Rita Widyasari was named suspect by Indonesia’s antigraft body earlier this month.
She was alleged to accept a a 6 billion rupiah ($442,000) bribe from plantation businessman Hari Susanto Gun.
The head of Kutai Kartanegara district in East Kalimantan is often dubbed the “queen of coal” given the number of mining permits she has issued.
JAKARTA — A district chief from Indonesian Borneo has been named a corruption suspect over the issuance of an oil palm plantation permit, opening the door for law enforcers to unravel other cases related to natural resources in the coal-rich jurisdiction.
Rita Widyasari, the elected head of Kutai Kutanegara, a district in East Kalimatan province, allegedly accepted a 6 billion rupiah ($442,000) bribe from Hari Susanto Gun, CEO of oil palm grower PT Sawit Golden Prima, in 2010. The money was in exchange for a plantation permit.
Indonesia’s antigraft agency, known as the KPK, has instigated a massive effort to review the legality of thousands of licenses held by mining and, more recently, oil palm companies across the country. It has already revoked hundreds of mining permits. It is not yet clear whether Rita’s status as a suspect is directly connected to the initiative. Either way, the case against Rita over a permit she handed out seven years ago marks a departure from the agency’s usual approach to corruption over licensing: catching them in the act of taking a bribe, usually after tapping their phones.
Rita, whose second term in office is due to end in 2020, has announced plans to run for governor of East Kalimantan next year. Her father, Syaukani Hasan Rais, a former head of Kutai Kartanegara, was convicted of corruption in 2007.
Given the number of permits she has issued, local media have dubbed her the “queen of coal.”
Besides Rita, the KPK named as suspects Gun and Khairudin, an alleged middleman in the case.
KPK commissioner Basaria Pandjaitan said Khairudin, who is a commissioner at local newspaper company PT Media Bangun Bersama (MBB), led a group of middlemen called Team 11 that helped Rita in some projects.
According to Basaria, the KPK plans to use the case as a gateway to uncover other corruption cases in the region, with the antigraft body suspecting Rita and Khairudin of receiving hundreds of thousands of dollars in kickbacks from other projects.
KPK investigators raided local government offices following the naming of Rita as a suspect. They also seized four cars allegedly belonging to Rita but purchased under other people’s names.
The agency plans to examine Rita’s personal assets, which grew almost tenfold from 2011, the year after she became district chief, to 2015, when she ran for re-election. That year, she declared total assets of 236.7 billion rupiah, Basaria said.
Rita has denied her role in the case, saying that the 6 billion rupiah that she received from Gun was not a bribe but a payment for gold she sold him.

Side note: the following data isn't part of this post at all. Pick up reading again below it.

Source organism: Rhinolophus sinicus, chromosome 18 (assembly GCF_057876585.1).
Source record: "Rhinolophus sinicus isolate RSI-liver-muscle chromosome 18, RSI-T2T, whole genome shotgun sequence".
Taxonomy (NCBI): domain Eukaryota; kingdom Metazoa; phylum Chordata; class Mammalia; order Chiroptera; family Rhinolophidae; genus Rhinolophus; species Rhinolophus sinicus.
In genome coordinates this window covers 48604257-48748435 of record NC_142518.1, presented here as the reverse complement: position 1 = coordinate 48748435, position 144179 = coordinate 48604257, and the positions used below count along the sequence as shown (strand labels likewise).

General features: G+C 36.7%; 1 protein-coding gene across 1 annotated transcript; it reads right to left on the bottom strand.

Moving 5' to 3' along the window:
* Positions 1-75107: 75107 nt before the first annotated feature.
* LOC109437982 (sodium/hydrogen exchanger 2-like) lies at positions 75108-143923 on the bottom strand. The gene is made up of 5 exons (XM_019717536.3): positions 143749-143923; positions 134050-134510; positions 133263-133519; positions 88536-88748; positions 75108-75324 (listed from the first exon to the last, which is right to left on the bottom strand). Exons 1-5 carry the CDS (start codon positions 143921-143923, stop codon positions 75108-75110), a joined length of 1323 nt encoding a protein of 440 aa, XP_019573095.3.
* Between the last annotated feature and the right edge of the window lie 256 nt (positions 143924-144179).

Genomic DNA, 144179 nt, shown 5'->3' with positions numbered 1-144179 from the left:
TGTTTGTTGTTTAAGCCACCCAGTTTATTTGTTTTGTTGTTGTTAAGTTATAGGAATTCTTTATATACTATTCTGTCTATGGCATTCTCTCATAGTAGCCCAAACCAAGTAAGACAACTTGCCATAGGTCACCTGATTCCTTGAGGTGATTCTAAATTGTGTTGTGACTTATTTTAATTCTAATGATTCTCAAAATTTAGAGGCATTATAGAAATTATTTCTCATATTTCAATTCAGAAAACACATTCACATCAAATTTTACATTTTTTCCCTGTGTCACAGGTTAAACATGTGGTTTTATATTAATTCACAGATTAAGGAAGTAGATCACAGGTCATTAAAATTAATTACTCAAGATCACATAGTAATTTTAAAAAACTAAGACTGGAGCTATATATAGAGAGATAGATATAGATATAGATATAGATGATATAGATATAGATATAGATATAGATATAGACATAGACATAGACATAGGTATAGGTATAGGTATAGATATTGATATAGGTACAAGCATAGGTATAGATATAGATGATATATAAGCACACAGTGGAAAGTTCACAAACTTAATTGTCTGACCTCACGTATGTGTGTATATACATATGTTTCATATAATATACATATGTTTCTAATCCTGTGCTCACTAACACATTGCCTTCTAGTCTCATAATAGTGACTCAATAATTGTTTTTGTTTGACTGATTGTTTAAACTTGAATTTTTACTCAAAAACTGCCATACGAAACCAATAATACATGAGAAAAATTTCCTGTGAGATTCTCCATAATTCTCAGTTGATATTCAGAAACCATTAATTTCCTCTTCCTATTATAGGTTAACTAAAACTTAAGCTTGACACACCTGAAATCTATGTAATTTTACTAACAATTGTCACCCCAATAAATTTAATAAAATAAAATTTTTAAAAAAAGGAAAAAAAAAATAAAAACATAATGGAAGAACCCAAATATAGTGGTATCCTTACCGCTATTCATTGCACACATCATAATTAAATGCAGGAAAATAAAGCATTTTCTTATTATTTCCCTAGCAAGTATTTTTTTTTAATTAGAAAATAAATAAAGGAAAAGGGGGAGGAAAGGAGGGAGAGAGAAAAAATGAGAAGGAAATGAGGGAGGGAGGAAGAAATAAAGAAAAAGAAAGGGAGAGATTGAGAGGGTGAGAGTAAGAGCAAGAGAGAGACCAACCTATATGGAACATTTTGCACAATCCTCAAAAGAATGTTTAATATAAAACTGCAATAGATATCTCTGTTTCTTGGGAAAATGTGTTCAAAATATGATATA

According to government data, there are 1,430 mining permit holders in East Kalimantan province — 820 companies holding exploration permits, with the rest given permission to operate. Altogether, these companies hold concessions covering 5.13 million hectares (12.7 million acres), just over 40 percent of the province’s total land area.
Meanwhile, there are 625 mining permit holders in Kutai Kartanegara, making it the district with the largest number of mining permits in the province.
Many coal companies have broken the law with impunity, failing to fill in their abandoned mining pits as required by law. These holes have claimed the lives of at least 27 people, mostly children. In May, Mongabay published an investigation into the identities of these companies’ owners, undertaken in partnership with Tempo magazine, Indonesia’s largest newsweekly.
Rita herself is connected to coal miner PT Sinar Kumala Naga, suspected to have left behind 15 pits.
Her mother, Dayang Kartini, is listed as the company’s largest shareholder. Her sister, Silvi Agustinia, is also listed as a commissioner, as is Golkar Party politician Azis Syamsuddin. Rita chairs the East Kalimantan chapter of Golkar.
Maryati Abdullah, national coordinator of mining sector oversight at Publish What You Pay Indonesia, an NGO, urged the KPK to use Rita’s case as a stepping stone to probe the district’s mining sector.
“There’s a need to investigate when and how mining permits are obtained [in the district]. Was there any conflict of interest? Because in the past, the district head had an authority to issue mining permits,” she said in an interview. “How come a district head could issue a mining permit for herself? It’s not normal.”
Banner image: Coal mined in East Kalimantan being transported by river barge. More than 237 million tons of coal were mined in East Kalimantan in 2015. Photo by Tommy Apriando for Mongabay-Indonesia.